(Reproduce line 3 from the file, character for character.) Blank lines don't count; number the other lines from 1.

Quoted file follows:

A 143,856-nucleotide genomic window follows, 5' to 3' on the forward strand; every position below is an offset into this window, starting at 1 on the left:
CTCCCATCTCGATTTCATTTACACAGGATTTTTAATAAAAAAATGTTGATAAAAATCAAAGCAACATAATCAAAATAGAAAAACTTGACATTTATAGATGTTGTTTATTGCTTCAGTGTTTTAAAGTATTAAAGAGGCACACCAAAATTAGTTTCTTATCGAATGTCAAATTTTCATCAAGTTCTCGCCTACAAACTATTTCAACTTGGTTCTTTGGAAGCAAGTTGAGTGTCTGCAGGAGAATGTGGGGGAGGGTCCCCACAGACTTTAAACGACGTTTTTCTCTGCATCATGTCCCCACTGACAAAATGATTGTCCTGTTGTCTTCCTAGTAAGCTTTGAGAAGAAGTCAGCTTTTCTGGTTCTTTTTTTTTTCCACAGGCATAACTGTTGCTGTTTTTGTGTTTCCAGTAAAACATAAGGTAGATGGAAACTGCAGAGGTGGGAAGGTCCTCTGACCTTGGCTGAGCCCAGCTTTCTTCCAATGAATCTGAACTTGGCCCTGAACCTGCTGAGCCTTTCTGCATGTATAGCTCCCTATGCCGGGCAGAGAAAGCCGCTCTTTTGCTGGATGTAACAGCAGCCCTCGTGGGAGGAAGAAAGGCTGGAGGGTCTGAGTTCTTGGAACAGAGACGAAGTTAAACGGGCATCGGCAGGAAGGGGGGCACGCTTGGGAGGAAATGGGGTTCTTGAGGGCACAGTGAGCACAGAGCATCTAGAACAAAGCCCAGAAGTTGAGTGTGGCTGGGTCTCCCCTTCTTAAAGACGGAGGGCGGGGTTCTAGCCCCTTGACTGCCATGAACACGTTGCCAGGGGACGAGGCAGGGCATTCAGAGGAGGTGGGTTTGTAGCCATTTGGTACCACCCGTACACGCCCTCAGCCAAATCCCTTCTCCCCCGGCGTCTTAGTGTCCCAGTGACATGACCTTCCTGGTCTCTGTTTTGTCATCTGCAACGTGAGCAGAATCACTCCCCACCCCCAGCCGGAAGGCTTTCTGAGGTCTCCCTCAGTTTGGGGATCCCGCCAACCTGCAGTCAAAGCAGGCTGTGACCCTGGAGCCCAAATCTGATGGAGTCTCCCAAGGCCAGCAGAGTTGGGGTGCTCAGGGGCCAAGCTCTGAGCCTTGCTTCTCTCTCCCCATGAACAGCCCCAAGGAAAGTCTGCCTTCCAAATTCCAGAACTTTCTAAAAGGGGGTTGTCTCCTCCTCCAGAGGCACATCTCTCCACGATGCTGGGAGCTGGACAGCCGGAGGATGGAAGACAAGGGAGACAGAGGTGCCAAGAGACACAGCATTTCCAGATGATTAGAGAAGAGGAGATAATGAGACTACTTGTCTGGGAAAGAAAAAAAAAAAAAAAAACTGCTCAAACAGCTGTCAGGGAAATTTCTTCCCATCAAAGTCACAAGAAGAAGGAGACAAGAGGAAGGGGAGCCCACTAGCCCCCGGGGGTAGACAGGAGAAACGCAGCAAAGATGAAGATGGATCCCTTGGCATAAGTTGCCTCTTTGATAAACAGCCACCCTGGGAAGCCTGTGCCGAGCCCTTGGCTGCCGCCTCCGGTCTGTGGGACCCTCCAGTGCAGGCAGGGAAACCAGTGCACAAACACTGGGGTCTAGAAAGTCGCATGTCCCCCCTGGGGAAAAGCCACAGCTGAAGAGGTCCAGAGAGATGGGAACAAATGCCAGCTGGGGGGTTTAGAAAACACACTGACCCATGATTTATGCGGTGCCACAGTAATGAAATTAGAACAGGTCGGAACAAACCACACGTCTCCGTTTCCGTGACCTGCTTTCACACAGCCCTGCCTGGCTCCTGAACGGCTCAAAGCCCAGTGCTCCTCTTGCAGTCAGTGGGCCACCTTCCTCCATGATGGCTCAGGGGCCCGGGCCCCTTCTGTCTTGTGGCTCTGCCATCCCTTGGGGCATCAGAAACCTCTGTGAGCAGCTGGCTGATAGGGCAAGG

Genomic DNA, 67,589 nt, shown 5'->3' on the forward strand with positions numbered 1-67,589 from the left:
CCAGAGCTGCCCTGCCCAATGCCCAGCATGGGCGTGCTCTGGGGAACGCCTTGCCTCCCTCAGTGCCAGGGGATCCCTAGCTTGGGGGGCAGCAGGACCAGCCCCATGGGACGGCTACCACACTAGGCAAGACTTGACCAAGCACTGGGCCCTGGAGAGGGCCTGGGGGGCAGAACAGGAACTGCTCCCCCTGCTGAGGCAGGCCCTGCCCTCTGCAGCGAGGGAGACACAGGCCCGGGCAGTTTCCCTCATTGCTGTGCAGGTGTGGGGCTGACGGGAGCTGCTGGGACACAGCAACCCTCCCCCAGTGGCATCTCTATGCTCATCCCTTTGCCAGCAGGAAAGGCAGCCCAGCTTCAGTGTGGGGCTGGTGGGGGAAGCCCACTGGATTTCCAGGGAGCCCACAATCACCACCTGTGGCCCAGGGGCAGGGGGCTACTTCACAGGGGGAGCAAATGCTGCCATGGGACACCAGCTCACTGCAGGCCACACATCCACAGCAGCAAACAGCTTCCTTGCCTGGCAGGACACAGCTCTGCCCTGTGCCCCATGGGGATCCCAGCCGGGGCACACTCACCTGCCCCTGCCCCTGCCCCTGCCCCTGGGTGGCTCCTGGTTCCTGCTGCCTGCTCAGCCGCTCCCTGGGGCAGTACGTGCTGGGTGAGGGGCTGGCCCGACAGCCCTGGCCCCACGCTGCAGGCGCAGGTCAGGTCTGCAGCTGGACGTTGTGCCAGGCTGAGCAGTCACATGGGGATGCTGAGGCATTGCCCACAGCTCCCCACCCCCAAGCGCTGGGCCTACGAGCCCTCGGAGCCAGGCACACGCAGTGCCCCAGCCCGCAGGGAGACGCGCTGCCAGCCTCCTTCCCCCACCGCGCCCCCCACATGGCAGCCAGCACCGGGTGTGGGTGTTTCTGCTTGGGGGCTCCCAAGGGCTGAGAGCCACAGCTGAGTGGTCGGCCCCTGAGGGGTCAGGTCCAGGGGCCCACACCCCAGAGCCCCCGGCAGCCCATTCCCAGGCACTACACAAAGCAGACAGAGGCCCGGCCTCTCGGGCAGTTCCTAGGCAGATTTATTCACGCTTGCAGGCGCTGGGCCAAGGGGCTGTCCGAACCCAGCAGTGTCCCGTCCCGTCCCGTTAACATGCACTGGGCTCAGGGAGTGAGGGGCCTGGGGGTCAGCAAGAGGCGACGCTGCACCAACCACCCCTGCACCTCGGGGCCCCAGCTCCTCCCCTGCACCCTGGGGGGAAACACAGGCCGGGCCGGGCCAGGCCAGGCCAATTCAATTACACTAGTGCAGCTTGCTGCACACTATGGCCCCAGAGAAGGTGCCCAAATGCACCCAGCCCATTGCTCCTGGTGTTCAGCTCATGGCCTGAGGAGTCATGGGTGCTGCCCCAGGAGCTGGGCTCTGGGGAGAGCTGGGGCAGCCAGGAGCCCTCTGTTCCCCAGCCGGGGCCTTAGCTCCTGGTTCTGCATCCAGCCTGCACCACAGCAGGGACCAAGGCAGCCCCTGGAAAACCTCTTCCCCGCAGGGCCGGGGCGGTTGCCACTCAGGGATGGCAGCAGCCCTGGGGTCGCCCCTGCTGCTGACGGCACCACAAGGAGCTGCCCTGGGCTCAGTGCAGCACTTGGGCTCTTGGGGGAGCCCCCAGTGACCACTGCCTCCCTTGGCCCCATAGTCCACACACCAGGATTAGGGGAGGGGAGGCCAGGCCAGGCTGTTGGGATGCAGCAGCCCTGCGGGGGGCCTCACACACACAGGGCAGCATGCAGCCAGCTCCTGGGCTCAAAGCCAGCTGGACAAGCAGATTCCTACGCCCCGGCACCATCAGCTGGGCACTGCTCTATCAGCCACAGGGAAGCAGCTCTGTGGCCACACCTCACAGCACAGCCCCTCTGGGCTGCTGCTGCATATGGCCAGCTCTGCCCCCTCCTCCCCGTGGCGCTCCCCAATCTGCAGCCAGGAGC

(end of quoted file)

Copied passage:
Genomic DNA, 67,589 nt, shown 5'->3' on the forward strand with positions numbered 1-67,589 from the left: